As you’re hanging around out there in your mommy groups you may hear people talking about vaccine shedding. This is the idea that recently vaccinated kids become contagious and can infect susceptible individuals. Is shedding real? Yes. Is it something you need to worry about? Probably not. First of all, not all vaccines shed. Only live vaccines have the potential to shed. The live vaccines we use in the US are the rota virus vaccine, the MMR, Varicella, and nasal flu mist. Some travel vaccines are also live but they are not part of the standard childhood schedule. The older oral polio vaccine was capable of shedding as well, but this is not typically used in the US.
So does this mean that kids who have recently received a measles vaccine are causing cases of measles out there in the world? No. They’re not. We know this for a couple of reasons. First, we can tell the difference between wild measles and vaccine measles and when individuals come down with the measles, they are tested to see which strain they have. All cases of measles in the US in the last decade have been wild measles. Also, the virus in the vaccine is very very weak and while it has been identified in the stool and saliva of recently vaccinated individuals, it is in very low levels that aren’t capable of causing infection in persons with normal immune systems. There is some theoretical risk to patients on chemotherapy and those with active AIDS and these individuals are often warned that their household contacts should not receive live vaccines. However, even this risk is theoretical – there haven’t been any actual cases. Besides, think about it, how many 4 year olds do you think live with newborns? A lot, right? Are we seeing rampant cases of measles in newborns who live with 4 year olds who just got a measles booster? Because I’m not seeing it and I see a lot of babies.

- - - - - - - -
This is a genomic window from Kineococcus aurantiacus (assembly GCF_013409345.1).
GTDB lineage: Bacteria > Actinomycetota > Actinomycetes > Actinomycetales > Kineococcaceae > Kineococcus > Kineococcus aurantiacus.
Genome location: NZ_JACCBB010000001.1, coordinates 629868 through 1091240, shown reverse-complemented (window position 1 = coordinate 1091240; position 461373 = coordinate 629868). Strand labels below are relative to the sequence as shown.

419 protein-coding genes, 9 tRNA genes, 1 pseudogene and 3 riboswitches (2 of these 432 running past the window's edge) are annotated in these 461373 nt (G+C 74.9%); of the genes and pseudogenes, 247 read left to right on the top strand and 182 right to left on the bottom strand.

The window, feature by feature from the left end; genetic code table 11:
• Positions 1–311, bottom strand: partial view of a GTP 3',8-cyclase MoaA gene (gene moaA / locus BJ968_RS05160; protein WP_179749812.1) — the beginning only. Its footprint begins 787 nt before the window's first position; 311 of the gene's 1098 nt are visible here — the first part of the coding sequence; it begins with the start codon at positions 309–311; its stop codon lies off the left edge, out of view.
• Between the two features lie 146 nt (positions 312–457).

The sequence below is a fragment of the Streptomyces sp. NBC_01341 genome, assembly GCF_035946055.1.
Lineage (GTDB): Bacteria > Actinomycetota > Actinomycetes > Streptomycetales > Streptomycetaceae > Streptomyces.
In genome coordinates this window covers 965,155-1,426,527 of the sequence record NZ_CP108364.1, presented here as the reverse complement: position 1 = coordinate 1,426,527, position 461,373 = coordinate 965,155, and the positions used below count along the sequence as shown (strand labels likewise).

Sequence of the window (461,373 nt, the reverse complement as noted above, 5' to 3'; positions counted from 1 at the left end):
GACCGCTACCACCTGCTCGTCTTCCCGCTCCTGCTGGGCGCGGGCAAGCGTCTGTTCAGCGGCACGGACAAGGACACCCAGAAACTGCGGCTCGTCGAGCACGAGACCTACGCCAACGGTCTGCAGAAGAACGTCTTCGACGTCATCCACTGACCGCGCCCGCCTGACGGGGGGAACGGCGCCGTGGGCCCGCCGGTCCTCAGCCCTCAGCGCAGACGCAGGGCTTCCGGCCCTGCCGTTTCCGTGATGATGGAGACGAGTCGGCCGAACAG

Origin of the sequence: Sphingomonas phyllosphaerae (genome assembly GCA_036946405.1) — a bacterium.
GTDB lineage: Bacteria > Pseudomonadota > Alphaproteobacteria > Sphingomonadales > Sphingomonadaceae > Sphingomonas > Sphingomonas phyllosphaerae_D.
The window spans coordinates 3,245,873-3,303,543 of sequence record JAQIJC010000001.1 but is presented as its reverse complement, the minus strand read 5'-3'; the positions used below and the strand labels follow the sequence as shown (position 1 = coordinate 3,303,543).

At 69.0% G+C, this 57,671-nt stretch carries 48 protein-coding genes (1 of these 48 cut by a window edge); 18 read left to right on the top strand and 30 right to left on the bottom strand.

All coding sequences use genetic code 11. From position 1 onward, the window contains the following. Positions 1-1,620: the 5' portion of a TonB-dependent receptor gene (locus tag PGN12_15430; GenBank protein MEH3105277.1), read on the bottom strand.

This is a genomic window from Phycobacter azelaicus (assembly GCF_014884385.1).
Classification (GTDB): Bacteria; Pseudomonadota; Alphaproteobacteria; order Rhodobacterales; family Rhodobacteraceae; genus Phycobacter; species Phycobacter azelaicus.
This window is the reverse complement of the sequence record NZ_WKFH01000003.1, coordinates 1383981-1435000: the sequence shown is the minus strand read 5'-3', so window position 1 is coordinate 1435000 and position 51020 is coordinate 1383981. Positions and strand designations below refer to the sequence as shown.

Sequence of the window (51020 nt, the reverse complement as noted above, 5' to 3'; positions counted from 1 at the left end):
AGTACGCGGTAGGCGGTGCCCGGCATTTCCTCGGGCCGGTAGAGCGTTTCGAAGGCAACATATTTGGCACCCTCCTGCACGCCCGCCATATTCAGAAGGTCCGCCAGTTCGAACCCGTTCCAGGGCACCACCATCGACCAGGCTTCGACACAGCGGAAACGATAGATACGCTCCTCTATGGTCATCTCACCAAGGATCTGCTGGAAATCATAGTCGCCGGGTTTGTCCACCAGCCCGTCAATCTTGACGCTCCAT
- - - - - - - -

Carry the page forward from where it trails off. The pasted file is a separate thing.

Another misunderstanding that seems to be floating around is that there was this study in baboons demonstrating the presence of live pertussis bacteria in the nasal passages of vaccinated apes. What was actually demonstrated was that vaccinated animals could still become infected with wild pertussis but they didn’t exhibit symptoms. It was also demonstrated that in some cases, these individuals could spread the bacteria to unvaccinated animals even though they themselves were not symptomatic. Yes, the pertussis vaccine is not ideal. This doesn’t mean that it “doesn’t work all that well” – it works in that it protects those who have been vaccinated from getting disease. It doesn’t do a very good job of creating strong herd immunity. If your kid is not vaccinated for pertussis, they could still get it even if there is a high uptake rate of the vaccine in your community. I bring up this study because it has been misinterpreted by some to indicate that vaccinated individuals can shed pertussis and infect others. Pertussis vaccine cannot shed – it’s not alive. Below you can read the actual study and one science blogger’s very nice explanation.